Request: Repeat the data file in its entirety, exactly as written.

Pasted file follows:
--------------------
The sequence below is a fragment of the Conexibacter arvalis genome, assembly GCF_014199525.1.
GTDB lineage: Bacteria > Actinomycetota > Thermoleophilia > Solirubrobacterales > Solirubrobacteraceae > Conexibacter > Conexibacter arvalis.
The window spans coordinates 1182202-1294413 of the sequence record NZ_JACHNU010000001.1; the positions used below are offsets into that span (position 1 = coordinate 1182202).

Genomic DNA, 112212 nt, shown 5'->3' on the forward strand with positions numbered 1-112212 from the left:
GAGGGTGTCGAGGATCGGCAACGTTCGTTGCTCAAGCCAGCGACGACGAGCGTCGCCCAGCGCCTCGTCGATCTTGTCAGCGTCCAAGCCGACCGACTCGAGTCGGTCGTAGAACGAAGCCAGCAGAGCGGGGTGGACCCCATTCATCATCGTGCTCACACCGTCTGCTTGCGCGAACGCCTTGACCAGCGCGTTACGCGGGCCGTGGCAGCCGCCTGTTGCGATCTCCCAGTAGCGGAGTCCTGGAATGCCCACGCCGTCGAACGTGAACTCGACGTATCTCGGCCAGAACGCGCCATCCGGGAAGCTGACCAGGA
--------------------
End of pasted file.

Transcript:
The sequence below is a fragment of the Conexibacter arvalis genome, assembly GCF_014199525.1.
GTDB lineage: Bacteria > Actinomycetota > Thermoleophilia > Solirubrobacterales > Solirubrobacteraceae > Conexibacter > Conexibacter arvalis.
The window spans coordinates 1182202-1294413 of the sequence record NZ_JACHNU010000001.1; the positions used below are offsets into that span (position 1 = coordinate 1182202).

Genomic DNA, 112212 nt, shown 5'->3' on the forward strand with positions numbered 1-112212 from the left:
GAGGGTGTCGAGGATCGGCAACGTTCGTTGCTCAAGCCAGCGACGACGAGCGTCGCCCAGCGCCTCGTCGATCTTGTCAGCGTCCAAGCCGACCGACTCGAGTCGGTCGTAGAACGAAGCCAGCAGAGCGGGGTGGACCCCATTCATCATCGTGCTCACACCGTCTGCTTGCGCGAACGCCTTGACCAGCGCGTTACGCGGGCCGTGGCAGCCGCCTGTTGCGATCTCCCAGTAGCGGAGTCCTGGAATGCCCACGCCGTCGAACGTGAACTCGACGTATCTCGGCCAGAACGCGCCATCCGGGAAGCTGACCAGGA